Published: 1999 | Category: Research & reports , Research programme , Performance monitoring , Activity management , Natural hazard risk management , Safety, security and public health , Environmental impacts of land transport , Transport demand management , Integrated land use and transport systems , Sustainable land transport , About the research programme , Economic development | Audience: General
Refining practice for bitumens in New Zealand has been reviewed over the years, and a range of bitumens of different temperature sensitivities may become available for roadmaking in New Zealand. Some of these bitumens may not be able to meet the requirements of the Transit New Zealand Specification for asphaltic bitumens, TNZ M/1:1995. Economic benefits may be possible if the requirements of TNZ M/1:1995 could be relaxed to permit a more temperature-sensitive bitumen.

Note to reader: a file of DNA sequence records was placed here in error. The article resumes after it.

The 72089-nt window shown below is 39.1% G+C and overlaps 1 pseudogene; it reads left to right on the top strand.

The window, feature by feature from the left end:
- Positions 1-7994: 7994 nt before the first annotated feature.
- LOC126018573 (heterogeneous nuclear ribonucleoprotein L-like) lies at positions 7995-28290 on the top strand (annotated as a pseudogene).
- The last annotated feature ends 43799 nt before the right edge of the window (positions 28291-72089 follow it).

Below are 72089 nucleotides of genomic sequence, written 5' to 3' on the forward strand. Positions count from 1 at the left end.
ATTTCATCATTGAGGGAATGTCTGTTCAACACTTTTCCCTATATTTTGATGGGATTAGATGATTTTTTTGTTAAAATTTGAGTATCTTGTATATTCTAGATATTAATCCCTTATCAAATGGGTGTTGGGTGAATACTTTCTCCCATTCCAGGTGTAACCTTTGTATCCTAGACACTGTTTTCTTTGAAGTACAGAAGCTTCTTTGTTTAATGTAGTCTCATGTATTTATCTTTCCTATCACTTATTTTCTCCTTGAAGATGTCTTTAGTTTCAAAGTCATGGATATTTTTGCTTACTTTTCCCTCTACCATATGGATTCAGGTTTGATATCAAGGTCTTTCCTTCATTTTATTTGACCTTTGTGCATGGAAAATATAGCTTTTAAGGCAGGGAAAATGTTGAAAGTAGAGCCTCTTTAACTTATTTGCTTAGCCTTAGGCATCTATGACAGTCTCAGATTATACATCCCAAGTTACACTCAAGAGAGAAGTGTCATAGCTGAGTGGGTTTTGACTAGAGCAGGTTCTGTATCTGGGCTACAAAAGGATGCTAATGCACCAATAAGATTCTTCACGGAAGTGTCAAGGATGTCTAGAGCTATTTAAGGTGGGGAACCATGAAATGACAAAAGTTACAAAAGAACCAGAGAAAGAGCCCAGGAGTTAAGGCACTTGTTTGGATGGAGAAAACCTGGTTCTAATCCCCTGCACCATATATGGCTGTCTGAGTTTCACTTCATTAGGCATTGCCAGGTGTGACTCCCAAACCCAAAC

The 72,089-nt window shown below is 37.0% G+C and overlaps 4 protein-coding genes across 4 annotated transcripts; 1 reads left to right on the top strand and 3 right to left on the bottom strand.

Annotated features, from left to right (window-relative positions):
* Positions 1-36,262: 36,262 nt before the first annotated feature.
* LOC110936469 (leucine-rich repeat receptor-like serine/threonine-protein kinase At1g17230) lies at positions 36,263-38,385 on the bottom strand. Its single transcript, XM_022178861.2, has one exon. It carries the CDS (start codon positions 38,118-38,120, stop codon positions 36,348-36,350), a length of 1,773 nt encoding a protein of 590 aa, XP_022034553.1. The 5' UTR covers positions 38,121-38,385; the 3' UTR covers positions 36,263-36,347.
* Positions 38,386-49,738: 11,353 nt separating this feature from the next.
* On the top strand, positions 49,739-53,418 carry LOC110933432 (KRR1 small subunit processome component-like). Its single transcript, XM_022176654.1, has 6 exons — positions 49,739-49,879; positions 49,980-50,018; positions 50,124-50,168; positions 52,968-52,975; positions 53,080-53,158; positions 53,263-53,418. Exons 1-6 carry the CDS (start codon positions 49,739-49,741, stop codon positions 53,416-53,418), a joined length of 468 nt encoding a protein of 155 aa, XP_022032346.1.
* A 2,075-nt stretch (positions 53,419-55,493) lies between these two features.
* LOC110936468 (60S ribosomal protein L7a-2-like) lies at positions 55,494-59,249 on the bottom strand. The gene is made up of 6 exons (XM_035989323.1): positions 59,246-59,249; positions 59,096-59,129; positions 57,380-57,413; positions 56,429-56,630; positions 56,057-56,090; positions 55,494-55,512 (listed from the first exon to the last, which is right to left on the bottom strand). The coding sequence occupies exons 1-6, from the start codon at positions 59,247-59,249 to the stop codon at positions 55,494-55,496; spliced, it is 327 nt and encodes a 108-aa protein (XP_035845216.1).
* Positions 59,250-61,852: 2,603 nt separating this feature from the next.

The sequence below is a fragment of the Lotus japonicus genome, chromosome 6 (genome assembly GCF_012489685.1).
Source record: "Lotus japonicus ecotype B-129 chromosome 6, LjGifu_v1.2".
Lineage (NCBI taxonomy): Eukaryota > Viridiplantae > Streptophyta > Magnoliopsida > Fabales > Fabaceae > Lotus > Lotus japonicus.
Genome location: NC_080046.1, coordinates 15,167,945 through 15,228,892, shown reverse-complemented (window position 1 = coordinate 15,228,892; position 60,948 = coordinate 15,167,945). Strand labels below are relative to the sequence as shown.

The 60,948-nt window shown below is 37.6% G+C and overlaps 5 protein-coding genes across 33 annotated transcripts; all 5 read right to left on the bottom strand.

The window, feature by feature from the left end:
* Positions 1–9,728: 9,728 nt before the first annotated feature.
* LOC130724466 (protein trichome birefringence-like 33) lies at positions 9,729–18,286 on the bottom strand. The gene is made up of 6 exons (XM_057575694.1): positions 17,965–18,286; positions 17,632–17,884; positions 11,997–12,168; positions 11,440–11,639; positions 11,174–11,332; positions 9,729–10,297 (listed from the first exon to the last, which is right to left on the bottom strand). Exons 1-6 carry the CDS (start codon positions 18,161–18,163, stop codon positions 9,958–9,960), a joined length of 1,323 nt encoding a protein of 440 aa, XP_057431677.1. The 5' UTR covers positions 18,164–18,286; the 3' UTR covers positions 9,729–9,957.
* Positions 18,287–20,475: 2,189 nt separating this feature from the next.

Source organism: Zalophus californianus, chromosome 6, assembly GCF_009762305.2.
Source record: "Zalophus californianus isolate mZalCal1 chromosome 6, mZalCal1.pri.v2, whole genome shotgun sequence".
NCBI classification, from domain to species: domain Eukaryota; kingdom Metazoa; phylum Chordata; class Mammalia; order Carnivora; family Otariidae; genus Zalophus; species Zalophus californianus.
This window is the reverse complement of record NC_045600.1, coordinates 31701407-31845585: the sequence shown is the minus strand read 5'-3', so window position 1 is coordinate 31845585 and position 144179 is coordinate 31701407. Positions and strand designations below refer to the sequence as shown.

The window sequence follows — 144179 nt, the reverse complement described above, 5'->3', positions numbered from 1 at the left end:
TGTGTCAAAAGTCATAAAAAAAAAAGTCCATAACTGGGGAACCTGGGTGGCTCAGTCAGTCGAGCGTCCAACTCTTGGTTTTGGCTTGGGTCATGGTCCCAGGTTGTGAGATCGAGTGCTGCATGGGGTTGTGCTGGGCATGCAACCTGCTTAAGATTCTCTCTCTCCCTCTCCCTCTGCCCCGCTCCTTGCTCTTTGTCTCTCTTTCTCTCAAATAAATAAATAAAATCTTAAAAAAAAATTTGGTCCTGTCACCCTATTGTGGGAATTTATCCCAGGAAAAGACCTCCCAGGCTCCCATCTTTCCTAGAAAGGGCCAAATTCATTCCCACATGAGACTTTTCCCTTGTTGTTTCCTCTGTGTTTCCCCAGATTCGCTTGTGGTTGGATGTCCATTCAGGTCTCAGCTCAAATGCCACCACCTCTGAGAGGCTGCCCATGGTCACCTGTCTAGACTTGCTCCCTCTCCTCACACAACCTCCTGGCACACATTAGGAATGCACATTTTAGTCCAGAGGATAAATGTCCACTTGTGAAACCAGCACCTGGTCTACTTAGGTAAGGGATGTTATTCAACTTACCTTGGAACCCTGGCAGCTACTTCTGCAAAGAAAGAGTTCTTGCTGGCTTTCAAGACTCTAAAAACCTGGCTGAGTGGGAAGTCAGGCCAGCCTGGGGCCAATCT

Because of New Zealand's investment in chipsealing, an assessment of the sensitivity of chipseal performance to changes in the rheology (flow properties) of the binder was made. The bitumens studied between 1993 and 1996 were a 180/200 bitumen that is slightly outside the TNZ M/1:1995 specification and a 180/200 Heavy Iranian, and they were compared with a normal Safaniya bitumen used in chipseals. Both laboratory tests and field trials were performed to determine if the early life (first year) of chipseals constructed using these bitumens was significantly different from the Safaniya bitumen currently used.
The results show that chipseal performance could be affected using a more temperature-sensitive bitumen with an increased risk of chip loss in the first winter, and of chip rollover during periods of high pavement temperatures.